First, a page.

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January 25, 2018

Proprioceptive hyposensitivity

Dear readers, in that case you’ve been following our blog for some time, you might remember a certain series of articles concerning manifold forms of sensory processing disorder. What does it mean? I simply write about divergences in an evaluation of signals coming to our brain from various senses. I would like to pick up the threads of this series by today’s article. This time, we will together look beneath the surface of little-known, yet no very rare, disorder, proprioceptive hyposensitivity.

The word proprioception stands for a less known sense which ensures the perception of our body and its components in space. That’s the reason why we can for example touch our nose tip with closed eyes; we “sense” where it’s located without the need of seeing it directly. However, the brain of certain people isn’t able to process proprioceptive stimuli in the right way. If it’s our case, then we may suffer from proprioceptive hypersensitivity, which we described in the previous article, or proprioceptive hyposensitivity that we’re going to focus on now.

First of all, let’s outline the main symptoms of this condition to better understand it.

Living as a person hyposensitive towards proprioceptive stimulation practically means we partly or completely lack the natural ability to sense where our body is placed. We are often very awkward and we poorly estimate the distance for this reason. Dressing up can be a huge problem for us, concretely in childhood, because we don’t feel exactly where our limbs are. Then it’s logically more than difficult to hit the hand into the sleeve. Similar troubles can obviously persist in adulthood, even though they usually tend to subside. Since we go through difficulties perceiving where we actually are in the space, we basically constantly experience sensory deprivation to certain degree. In other words, our brain incessantly lacks the information about the position of the compounds of our body towards each other as well as towards its surroundings. This just described deficit of inputs causes us a load of unpleasant feelings which we try to escape from by adding extra proprioceptive experiences. For instance, the tendency to bite our fingernails, to rub our fingers or to compress different parts of the body, all in order to realize properly where e.g. our already mentioned fingers may be, can overtake us. We often enjoy tooth-brushing a lot for it provides us the needed proprioceptive stimulation.  In your childhood years we frequently jump, bump into things on purpose, intentionally fall or chew the end of a pencil, alternatively the edges of sleeves. If our kid suffers from this disorder, they may be able to spend hours and hours jumping on a trampoline; they possibly often engage in a messy play, destroy their toys or they may be unable to assess how much force to use while manipulating with objects. The difficulty in determining how big power we should apply for specific activities, we have as adult too, after all. We frequently break a glass or a dish by an accident. The reason is simple; we just grab it in a wrong way, too tightly or too gently. We also usually struggle to estimate how much pressure to invest into writing or drawing. Then, we write too hard, sometimes to such a degree we even rip the paper or too light that the text is hardly legible. Last but not least, we love bear hugs and tight closing; both significantly help us too feel our body.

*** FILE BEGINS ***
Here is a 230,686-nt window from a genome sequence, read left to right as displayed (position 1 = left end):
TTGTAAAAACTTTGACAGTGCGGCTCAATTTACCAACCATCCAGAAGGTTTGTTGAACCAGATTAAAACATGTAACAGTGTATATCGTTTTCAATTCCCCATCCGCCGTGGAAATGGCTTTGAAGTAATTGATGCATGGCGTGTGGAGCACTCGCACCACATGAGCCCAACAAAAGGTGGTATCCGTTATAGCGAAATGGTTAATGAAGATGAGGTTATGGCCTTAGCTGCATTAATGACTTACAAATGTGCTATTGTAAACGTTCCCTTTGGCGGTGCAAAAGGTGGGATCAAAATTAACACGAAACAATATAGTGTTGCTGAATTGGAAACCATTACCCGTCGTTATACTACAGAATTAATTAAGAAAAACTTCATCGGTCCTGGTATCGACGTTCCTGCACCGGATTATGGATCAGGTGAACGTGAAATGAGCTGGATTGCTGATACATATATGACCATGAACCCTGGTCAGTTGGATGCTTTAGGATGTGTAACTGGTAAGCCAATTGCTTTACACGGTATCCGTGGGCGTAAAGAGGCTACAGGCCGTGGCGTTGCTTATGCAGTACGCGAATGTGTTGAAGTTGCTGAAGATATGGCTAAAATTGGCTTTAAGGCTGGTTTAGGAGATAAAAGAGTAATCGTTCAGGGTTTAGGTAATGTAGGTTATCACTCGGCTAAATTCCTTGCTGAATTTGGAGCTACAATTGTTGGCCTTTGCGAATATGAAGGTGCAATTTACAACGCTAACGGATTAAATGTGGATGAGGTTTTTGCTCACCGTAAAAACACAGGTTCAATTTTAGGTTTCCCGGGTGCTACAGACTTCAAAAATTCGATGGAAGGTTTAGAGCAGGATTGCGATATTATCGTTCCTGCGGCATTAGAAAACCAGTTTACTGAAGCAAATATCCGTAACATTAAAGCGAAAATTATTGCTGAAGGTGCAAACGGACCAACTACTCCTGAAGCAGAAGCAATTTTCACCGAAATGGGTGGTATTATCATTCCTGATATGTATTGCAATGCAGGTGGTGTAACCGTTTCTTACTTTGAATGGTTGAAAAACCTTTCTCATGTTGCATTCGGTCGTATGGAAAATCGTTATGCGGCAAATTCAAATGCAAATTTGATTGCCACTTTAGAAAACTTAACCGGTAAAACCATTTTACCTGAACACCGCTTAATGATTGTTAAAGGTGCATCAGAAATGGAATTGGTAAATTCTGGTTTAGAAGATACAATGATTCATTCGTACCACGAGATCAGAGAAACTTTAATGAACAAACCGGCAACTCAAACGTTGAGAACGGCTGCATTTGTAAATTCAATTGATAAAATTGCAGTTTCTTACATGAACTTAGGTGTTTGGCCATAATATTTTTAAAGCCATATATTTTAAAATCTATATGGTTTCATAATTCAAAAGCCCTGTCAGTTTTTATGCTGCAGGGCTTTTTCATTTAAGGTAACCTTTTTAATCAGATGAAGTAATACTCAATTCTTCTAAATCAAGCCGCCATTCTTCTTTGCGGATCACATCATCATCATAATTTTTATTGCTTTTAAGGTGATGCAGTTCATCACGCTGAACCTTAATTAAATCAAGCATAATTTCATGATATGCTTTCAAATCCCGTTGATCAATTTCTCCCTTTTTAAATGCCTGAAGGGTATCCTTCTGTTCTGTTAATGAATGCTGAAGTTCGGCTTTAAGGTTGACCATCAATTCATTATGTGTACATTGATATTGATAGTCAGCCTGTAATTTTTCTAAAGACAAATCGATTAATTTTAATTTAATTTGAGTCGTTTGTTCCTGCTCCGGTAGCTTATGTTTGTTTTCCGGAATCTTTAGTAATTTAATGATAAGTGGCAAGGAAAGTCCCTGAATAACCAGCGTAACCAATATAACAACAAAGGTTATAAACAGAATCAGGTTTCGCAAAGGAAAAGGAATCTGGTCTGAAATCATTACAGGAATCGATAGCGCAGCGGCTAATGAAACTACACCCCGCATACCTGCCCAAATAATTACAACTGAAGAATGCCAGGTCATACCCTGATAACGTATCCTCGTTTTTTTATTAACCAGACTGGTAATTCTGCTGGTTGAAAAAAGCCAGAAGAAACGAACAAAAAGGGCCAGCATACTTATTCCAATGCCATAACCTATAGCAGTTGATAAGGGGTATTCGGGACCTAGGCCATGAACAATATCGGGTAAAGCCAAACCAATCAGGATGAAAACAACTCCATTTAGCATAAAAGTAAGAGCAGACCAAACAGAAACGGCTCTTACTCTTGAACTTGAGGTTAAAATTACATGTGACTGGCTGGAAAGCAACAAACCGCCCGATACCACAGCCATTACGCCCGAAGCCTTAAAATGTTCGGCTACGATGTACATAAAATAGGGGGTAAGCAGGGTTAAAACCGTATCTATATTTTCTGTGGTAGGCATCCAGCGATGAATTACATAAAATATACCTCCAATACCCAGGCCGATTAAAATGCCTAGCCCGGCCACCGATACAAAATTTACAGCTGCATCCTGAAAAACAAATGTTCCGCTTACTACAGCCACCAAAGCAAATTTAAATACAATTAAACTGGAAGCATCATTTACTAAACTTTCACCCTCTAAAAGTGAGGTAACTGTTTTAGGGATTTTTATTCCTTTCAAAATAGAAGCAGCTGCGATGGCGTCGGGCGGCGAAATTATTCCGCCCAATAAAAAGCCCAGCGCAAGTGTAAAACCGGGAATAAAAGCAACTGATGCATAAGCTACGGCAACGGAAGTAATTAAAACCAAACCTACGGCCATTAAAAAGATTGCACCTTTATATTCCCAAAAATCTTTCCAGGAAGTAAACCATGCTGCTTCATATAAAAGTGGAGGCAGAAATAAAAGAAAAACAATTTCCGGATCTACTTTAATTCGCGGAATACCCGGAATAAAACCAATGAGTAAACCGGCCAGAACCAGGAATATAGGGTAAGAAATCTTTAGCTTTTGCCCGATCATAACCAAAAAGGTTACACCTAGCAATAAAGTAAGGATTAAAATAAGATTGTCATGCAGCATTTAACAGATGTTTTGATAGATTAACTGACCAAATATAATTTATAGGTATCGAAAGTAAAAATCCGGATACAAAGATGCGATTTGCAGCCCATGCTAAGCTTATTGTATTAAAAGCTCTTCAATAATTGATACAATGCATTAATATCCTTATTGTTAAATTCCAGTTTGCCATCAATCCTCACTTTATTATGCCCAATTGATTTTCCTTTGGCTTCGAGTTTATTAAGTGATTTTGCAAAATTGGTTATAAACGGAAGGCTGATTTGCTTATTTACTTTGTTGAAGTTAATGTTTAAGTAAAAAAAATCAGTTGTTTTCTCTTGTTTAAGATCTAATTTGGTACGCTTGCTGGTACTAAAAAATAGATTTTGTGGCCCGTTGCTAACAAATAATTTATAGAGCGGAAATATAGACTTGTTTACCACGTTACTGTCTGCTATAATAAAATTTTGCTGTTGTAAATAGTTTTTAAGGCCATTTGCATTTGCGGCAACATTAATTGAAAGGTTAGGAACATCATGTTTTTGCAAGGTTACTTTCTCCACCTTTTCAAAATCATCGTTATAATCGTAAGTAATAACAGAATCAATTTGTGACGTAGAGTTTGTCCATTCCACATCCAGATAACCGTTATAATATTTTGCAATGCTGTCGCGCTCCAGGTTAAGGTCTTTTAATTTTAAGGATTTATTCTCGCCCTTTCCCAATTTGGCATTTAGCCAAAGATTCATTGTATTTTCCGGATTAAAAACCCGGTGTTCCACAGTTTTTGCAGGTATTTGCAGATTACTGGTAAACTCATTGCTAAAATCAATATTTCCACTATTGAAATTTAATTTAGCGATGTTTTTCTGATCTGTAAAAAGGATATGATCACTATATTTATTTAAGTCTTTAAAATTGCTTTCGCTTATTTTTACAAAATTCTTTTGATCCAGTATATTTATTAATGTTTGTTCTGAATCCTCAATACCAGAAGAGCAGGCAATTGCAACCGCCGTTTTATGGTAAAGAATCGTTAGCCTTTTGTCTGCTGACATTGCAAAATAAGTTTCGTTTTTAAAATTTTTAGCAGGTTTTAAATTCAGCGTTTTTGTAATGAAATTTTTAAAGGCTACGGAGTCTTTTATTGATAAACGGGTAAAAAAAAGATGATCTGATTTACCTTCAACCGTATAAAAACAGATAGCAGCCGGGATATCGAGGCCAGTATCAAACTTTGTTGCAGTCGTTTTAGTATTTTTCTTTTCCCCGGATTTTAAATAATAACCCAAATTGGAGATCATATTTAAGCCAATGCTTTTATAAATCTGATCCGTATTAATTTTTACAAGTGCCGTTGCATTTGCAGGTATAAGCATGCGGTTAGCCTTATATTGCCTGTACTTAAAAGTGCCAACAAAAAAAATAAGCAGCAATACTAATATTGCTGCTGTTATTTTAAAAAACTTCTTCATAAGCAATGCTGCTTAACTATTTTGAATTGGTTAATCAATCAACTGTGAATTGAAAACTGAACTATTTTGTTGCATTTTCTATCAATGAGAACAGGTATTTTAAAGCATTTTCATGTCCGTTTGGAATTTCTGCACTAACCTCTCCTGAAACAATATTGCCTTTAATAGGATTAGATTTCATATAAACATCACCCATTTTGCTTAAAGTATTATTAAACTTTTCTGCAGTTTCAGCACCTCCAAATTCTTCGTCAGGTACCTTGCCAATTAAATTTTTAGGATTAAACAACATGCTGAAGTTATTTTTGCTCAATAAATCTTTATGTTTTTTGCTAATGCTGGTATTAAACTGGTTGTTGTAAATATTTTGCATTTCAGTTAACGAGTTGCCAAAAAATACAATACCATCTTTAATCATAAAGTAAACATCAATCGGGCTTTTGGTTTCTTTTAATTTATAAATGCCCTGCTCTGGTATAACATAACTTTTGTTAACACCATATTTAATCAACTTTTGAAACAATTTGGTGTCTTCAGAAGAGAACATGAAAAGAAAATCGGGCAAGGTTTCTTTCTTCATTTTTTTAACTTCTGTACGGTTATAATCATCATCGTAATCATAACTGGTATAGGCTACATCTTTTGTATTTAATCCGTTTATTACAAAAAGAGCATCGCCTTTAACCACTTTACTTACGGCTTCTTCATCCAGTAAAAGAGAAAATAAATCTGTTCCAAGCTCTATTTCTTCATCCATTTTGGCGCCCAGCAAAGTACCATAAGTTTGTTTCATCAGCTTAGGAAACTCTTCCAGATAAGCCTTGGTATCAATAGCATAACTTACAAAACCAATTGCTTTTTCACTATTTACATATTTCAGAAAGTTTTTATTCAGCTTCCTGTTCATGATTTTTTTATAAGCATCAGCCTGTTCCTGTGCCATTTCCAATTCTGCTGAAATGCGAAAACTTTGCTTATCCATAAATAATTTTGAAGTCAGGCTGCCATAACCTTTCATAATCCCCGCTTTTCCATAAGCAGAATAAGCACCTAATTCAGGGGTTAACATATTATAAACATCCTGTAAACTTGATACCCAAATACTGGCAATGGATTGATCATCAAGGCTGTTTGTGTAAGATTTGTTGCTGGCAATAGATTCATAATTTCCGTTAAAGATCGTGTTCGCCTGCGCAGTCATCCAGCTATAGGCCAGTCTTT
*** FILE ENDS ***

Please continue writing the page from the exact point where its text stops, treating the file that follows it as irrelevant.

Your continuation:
Here are some basic sign of our disorder. In that case you’ve find yourself in the majority of them, the real chance you’re living with this condition your whole life exists. They symptoms of proprioceptive hyposensitivity can be annoying, sometimes extremely unpleasant. If we’re struggling with it, it’s substantially beneficial to create our own set of coping strategies that make life easier to us at least a little. Close-fitting clothes have the power to help in our everyday existence. It enables us to feel where our legs, hands and basically all parts of our body are. Remember, tight stockings or undershirts can always be worn under the classic clothing. If we need to boost proprioceptive stimulation inside our mouth, let's buy a bunch of chewing gums and then take them out as soon as we feel the need. Another possible coping strategy can be the purchase of a so-called weighted blanket. It’s actually a common blanket; the only difference consists in its weight. It’s, as the name suggests, much heavier than any regular cover. In addition to the necessary sensory inputs, it alleviate anxiety and reduce sleeping issues very well for certain people.

What to say in conclusion? Be creative in finding your own ways how to ease sensory deprivation. Don’t hesitate at all. Jump on the trampoline and don’t care about your age, if it helps you with your disorder. Everybody has a right to a pleasant life where their needs are fulfilled as much as possible!

Have you found yourself in the signs of proprioceptive hyposensitivity? Do you know somebody showing these symptoms? Have you learnt something new by reading the article? Provide us with your feedback in the comment section bellow. Don’t forget, we’re here for you!

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